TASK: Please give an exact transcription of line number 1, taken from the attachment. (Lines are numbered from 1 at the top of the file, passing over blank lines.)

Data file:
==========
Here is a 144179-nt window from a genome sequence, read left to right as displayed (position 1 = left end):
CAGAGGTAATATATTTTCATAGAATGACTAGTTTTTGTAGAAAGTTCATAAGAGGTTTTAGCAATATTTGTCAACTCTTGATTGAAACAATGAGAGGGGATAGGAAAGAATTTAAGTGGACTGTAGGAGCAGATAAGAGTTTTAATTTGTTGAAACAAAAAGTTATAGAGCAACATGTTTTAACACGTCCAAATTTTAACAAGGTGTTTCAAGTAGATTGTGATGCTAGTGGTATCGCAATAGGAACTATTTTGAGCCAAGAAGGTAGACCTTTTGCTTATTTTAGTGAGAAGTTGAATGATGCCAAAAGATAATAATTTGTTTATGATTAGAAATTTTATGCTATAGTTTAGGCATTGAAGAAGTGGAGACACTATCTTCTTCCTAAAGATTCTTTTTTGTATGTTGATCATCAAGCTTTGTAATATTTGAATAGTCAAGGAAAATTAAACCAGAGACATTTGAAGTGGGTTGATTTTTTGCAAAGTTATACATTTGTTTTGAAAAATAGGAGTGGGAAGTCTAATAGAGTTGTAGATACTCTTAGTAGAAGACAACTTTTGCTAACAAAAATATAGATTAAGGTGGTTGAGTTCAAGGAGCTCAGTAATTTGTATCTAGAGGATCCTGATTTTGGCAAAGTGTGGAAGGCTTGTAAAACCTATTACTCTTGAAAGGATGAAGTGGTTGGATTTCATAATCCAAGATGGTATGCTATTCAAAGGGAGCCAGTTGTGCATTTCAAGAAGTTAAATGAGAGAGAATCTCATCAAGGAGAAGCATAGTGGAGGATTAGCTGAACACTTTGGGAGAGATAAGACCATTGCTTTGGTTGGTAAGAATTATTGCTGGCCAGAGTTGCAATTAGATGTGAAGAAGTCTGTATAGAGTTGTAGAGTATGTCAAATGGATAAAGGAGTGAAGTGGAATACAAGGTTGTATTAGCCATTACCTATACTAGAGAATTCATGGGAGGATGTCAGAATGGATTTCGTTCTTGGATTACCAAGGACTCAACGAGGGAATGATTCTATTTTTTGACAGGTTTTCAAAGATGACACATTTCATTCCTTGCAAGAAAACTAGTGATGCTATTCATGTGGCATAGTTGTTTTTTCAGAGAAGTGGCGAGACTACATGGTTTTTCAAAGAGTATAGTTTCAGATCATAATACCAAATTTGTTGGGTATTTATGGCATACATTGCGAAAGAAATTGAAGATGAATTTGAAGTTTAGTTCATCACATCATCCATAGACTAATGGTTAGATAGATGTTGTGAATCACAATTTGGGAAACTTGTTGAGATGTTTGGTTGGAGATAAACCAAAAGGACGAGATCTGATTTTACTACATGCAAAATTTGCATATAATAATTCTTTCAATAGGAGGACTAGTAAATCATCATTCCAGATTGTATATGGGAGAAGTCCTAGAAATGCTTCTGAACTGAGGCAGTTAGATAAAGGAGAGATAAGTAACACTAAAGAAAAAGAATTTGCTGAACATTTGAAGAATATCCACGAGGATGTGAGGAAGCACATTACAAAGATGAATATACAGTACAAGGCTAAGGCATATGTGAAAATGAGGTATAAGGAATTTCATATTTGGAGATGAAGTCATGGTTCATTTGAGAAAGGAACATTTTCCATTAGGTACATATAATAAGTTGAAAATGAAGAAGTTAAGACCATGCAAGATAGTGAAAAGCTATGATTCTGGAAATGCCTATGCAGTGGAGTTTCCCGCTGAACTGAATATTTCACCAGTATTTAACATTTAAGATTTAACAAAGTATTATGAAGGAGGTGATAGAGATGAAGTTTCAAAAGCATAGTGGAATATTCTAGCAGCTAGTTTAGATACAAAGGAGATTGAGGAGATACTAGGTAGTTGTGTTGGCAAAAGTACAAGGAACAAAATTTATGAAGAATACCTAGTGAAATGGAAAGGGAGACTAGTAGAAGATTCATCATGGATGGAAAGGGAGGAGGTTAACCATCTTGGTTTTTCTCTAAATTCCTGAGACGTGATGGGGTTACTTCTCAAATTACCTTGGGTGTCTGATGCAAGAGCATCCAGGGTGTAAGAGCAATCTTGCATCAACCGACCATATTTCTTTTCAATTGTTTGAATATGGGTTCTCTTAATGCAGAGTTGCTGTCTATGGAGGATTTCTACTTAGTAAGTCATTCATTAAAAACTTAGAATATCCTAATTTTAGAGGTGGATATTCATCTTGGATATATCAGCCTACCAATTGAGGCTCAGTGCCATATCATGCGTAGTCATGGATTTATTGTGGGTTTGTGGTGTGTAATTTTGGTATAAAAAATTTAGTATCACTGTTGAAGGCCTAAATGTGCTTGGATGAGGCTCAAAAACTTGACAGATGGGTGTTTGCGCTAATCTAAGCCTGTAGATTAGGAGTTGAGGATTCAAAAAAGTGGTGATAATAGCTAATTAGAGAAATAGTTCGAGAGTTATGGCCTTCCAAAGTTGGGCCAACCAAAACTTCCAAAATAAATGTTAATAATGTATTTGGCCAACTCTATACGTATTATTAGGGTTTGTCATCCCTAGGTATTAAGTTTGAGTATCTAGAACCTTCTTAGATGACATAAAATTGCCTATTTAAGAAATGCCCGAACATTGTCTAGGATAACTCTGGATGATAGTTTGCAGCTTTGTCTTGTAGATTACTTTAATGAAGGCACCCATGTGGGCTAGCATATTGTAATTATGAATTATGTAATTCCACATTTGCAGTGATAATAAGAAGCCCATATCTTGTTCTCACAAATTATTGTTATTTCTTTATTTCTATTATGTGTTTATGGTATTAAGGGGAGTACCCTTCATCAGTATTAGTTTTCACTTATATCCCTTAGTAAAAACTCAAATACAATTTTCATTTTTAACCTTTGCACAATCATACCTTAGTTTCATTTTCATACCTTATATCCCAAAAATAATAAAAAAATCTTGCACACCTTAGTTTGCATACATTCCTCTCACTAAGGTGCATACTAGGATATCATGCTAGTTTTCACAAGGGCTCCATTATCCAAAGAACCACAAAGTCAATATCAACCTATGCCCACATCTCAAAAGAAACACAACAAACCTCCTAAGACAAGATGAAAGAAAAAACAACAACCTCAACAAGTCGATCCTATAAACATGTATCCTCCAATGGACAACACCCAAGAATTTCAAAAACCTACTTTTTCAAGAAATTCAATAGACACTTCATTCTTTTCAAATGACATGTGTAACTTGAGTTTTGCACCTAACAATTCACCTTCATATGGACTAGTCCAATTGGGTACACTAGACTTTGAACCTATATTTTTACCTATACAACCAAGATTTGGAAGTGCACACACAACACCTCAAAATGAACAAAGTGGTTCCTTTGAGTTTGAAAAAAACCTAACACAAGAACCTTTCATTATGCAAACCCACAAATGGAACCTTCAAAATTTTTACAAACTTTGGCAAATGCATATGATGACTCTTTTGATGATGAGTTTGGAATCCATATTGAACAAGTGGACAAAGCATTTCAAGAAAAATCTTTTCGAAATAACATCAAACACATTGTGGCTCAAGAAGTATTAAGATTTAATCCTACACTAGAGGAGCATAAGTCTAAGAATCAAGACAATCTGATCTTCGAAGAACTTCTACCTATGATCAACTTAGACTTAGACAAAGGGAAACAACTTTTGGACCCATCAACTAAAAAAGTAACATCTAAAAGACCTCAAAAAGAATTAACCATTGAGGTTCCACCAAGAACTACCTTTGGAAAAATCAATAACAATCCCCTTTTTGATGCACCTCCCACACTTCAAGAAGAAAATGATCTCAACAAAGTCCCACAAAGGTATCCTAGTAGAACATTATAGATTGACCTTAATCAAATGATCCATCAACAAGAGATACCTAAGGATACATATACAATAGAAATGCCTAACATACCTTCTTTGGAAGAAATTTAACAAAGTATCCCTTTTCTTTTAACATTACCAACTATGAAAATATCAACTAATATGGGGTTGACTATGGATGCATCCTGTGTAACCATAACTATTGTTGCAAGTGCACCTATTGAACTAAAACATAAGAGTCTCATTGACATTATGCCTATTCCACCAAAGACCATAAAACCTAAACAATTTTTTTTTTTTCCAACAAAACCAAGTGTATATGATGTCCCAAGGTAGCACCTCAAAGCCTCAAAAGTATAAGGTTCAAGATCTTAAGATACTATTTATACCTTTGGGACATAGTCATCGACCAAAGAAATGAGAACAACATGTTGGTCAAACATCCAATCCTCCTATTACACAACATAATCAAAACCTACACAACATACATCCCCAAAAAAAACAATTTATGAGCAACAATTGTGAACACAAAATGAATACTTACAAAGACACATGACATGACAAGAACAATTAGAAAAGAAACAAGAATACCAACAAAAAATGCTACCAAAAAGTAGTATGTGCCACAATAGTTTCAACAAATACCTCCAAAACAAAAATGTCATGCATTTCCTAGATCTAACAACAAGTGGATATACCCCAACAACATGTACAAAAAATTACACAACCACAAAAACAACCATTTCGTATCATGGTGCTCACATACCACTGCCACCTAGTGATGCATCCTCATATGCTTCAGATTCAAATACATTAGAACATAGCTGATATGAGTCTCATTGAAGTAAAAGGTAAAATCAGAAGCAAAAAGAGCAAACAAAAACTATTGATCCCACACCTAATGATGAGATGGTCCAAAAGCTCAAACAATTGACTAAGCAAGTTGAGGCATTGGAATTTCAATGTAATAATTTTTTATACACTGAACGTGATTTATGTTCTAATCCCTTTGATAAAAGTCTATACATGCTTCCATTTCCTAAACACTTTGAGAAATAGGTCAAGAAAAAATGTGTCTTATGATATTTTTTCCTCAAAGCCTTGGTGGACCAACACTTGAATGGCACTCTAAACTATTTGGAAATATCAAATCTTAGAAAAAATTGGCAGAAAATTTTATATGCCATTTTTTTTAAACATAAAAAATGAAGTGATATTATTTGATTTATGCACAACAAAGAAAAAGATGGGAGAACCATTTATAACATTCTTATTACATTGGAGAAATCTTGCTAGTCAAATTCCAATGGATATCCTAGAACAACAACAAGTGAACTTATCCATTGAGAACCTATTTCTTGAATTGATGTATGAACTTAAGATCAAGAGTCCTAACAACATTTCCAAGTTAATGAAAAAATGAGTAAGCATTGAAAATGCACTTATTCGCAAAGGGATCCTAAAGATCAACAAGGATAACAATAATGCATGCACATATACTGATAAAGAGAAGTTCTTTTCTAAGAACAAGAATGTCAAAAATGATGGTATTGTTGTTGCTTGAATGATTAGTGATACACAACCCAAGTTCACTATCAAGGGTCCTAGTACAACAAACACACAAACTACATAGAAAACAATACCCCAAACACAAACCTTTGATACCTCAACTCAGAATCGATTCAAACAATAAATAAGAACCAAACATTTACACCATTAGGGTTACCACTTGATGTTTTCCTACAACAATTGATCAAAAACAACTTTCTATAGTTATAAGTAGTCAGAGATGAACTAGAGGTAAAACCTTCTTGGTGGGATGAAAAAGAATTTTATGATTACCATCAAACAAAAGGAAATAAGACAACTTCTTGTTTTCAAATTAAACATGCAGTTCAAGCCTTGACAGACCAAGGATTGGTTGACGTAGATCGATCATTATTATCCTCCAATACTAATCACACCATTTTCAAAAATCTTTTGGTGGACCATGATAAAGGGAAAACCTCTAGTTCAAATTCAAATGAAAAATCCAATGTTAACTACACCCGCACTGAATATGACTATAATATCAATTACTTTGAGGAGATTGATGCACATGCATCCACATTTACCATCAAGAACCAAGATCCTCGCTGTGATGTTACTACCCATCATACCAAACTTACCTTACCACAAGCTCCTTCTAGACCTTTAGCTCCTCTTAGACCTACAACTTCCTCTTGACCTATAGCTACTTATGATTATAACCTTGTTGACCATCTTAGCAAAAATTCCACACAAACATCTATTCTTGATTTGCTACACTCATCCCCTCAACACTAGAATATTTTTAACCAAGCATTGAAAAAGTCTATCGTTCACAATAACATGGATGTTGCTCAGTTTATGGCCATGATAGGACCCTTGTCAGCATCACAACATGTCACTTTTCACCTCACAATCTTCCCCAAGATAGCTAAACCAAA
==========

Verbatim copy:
Here is a 144179-nt window from a genome sequence, read left to right as displayed (position 1 = left end):